August Issue 2015
The Evasion Society
At a time when the parallel economy is booming and influential groups and sectors appear as untouchable as ever, government efforts to document the economy have once again fallen prey to the business lobby. The most recent example of this was the imposition of a 0.6 per cent withholding tax on those who do not file their taxes. Just before Eid, however, the government accepted the demands of traders and halved the tax to 0.3 per cent. But a withholding tax is not the answer to our tax collection problem.
Rather than continually imposing new taxes, the government needs to start collecting taxes from those who dodge it. Doing this alone would increase revenue collection by almost Rs 500 billion to Rs 750 billion per annum. Our inability to do this has meant that federal development expenditures were cut before the end of the fiscal year by almost Rs 50 billion to cope with the fiscal deficit. Were tax collection to improve there would be ample funds for development projects, health, education and the social sector. Instead we have had to swallow the bitter pill of taking another 6.7 billion dollars from the International Monetary Fund.
The parallel economy thrives on extortion, under- and over-invoicing, misdeclaration and smuggling of goods and, above all, corruption. As always, the agricultural sector — which makes up 20 per cent of the economy — has been left untaxed. This means the service sector ends up bearing the brunt of the taxes.
That the machinery of tax collection needs to be overhauled is not in doubt. The million-dollar question is, who will be able to do it? A trust deficit persists among taxpayers who argue that the government misuses revenue and keeps imposing further taxes on the salaried class who are already taxed at source. To erase this deficit the government needs to keep in mind the old saying about the honeybee which only takes a little nectar from the flower and ensures that it does not wither.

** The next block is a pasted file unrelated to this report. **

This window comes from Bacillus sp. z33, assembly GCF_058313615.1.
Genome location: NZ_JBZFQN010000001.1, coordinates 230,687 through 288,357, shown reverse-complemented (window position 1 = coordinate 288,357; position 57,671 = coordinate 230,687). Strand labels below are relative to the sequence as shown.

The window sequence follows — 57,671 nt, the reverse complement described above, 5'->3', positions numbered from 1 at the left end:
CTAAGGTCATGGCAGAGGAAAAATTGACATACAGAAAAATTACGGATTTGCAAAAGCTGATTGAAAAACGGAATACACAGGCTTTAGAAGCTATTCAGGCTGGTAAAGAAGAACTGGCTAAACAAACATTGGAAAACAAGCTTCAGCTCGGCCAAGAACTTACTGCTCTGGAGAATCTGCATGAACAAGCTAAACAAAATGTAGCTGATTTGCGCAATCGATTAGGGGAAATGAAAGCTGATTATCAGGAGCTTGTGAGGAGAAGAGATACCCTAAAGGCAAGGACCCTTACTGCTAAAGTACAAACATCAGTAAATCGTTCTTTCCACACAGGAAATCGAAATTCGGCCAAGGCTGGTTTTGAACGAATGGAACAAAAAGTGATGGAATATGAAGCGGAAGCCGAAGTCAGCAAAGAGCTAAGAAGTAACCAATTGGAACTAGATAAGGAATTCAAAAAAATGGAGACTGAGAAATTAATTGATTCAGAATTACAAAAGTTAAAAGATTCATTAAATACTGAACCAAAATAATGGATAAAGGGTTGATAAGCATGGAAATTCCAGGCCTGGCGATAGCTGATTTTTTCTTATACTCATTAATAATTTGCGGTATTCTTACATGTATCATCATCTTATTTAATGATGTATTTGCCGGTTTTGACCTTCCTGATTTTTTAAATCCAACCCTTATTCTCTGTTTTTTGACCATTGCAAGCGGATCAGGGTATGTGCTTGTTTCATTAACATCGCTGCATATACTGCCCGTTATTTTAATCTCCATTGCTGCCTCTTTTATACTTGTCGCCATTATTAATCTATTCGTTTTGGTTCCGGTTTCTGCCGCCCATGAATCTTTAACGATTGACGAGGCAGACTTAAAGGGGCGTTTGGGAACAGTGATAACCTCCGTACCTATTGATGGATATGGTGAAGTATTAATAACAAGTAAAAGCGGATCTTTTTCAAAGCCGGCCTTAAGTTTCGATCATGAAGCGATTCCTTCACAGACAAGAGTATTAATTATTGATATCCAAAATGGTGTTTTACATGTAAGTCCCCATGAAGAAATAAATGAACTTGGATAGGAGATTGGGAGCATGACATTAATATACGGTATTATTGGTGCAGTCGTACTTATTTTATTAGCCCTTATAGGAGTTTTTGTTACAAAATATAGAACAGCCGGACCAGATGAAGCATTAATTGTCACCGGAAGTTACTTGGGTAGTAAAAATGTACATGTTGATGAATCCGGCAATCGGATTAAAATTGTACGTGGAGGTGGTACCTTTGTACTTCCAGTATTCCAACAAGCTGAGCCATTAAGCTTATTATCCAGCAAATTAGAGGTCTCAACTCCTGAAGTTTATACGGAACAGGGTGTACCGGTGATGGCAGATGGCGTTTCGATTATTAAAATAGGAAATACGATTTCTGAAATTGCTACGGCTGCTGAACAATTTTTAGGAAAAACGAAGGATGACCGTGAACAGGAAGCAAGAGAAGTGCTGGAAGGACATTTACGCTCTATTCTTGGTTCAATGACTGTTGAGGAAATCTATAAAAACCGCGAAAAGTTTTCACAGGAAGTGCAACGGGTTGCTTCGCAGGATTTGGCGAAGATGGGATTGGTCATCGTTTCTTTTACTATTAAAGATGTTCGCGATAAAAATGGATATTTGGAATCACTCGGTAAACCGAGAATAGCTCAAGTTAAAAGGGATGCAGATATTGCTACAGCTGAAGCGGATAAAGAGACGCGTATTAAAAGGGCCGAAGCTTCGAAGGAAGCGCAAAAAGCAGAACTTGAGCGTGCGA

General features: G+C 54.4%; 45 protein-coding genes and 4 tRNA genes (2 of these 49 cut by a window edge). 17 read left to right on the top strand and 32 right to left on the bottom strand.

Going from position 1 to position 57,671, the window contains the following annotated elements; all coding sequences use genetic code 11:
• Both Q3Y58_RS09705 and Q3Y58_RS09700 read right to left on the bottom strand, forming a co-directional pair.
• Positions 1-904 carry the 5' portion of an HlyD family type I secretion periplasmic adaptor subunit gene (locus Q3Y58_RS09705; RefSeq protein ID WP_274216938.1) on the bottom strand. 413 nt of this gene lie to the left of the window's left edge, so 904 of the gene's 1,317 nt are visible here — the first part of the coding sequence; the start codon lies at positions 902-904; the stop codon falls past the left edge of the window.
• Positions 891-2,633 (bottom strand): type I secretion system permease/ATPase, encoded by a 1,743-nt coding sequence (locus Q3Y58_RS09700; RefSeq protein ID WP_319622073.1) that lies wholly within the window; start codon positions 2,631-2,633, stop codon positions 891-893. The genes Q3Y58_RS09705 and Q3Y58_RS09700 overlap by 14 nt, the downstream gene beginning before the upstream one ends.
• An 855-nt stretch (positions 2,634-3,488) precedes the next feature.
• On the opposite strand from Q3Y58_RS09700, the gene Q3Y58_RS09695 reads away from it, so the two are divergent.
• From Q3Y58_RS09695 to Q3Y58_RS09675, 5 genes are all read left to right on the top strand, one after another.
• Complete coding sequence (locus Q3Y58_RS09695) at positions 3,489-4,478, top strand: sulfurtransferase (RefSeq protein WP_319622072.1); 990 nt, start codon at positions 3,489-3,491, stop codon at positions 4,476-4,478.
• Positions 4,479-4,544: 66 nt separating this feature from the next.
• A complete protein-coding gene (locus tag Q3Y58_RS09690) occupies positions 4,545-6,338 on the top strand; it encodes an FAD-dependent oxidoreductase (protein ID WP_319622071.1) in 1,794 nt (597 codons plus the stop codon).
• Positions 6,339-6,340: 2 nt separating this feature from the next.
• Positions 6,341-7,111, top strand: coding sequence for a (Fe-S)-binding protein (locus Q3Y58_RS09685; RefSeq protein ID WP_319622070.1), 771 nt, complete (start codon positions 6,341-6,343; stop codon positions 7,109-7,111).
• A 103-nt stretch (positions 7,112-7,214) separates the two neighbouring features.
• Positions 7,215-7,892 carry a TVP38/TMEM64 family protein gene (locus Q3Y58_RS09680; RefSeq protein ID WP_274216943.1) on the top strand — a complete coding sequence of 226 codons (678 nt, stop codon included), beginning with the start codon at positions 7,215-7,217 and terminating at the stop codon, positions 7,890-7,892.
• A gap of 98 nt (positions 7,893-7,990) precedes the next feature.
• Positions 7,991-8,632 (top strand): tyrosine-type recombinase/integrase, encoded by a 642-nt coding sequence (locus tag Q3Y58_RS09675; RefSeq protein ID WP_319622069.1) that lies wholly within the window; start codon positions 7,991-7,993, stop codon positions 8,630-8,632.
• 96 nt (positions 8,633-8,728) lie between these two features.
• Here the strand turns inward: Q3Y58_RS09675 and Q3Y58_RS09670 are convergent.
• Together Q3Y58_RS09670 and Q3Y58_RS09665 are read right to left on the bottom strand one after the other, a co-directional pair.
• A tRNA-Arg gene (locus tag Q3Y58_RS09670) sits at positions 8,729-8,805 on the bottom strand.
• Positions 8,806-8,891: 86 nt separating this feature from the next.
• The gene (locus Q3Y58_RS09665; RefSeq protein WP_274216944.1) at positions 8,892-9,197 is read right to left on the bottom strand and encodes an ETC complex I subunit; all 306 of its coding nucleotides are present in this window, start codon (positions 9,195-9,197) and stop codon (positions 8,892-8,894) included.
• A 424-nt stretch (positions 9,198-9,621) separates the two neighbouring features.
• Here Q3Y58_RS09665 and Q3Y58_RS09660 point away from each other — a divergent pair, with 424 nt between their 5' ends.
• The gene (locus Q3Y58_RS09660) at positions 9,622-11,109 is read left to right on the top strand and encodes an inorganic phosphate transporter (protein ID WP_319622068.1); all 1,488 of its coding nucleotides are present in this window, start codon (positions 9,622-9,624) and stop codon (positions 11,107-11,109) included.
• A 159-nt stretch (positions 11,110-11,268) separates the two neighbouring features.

Taha Javed Khan, the head of research at Elixir securities, says, “It is rather unfortunate that successive governments in Pakistan, including the new government, are unable to take concrete steps to broaden the tax base and we continue to rely on a minute segment of the economy while keeping the bigger sectors out of the tax net.” Taking a look at each sector of the economy, we see that apart from the manufacturing sector, other key sectors such as agriculture, wholesale and retail and transport continue to stay out of the tax net, though their contribution to the GDP is around 50 per cent. As a result the country continues to have a fiscal deficit and is subsequently falling in a debt trap.
“In order to make up for the flawed taxation policy, the government relies heavily on indirect taxes such as the general sales tax, federal excise duty, petroleum levy etc. which at the end of the day affects the common man’s household budget more than the elites,” says Khan.
For the last couple of years, the Federal Board of Revenue has been boasting about how, with the help of Nadra, it has identified about 20 lakh people who live a lavish lifestyle but don’t pay any taxes. Till now, no credible action has been taken to bring these people into the tax net and talk of action against tax evaders has amounted to mere lip service. The problem is not in tracking them down since in today’s electronic world it has become increasingly difficult to hide assets. A lack of will is all that is thwarting the government.
Fawad Khan, head of research at KASB Securities, maintains that Pakistan’s low tax to GDP ratio and small tax base can only be addressed by broadening the tax net in relatively lightly taxed areas like agriculture and services. The GDP contribution of these two segments has been around 70 per cent but direct tax collection is abysmally low mainly due to lack of commitment by the provincial governments which have the authority to tax both these segments under the 18th Amendment. A unified and coherent tax policy, evolved through the consensus of all political parties, is crucial to remove resistance and tax inequity among various sectors, he added.
“One way the government is trying to improve tax collection is by gradually removing tax concessions given to various sectors and businesses,” says Umair Naseer, senior research analyst at Topline Securities. They have also started sending notices from last year to people who did not pay income tax. In the budget for the next fiscal year, the government estimates it will collect Rs 253 billion from additional taxation measures. It is also imposing higher taxes on non-filers.
In order to broaden the tax net, the government will have to impose taxes on the sectors that are out of the tax net, such as agriculture. Incidentally, teachers running tuition centres and doctors running private clinics pay minimal to no taxes. So, financial managers will have to try to force all segments to pay taxes and increase documentation of the economy.
However, Zeeshan Afzal, head of research at Taurus Securities, expresses concern over the tax collection figures and recommends that the government impose new taxes such as a levy on remittances, and that real estate transactions be executed through banking channels and the FBR should be allowed to purchase any new property by paying 25 to 50 per cent above the disclosed market value to prevent cheating.
This article was originally published in Newsline’s August 2015 issue.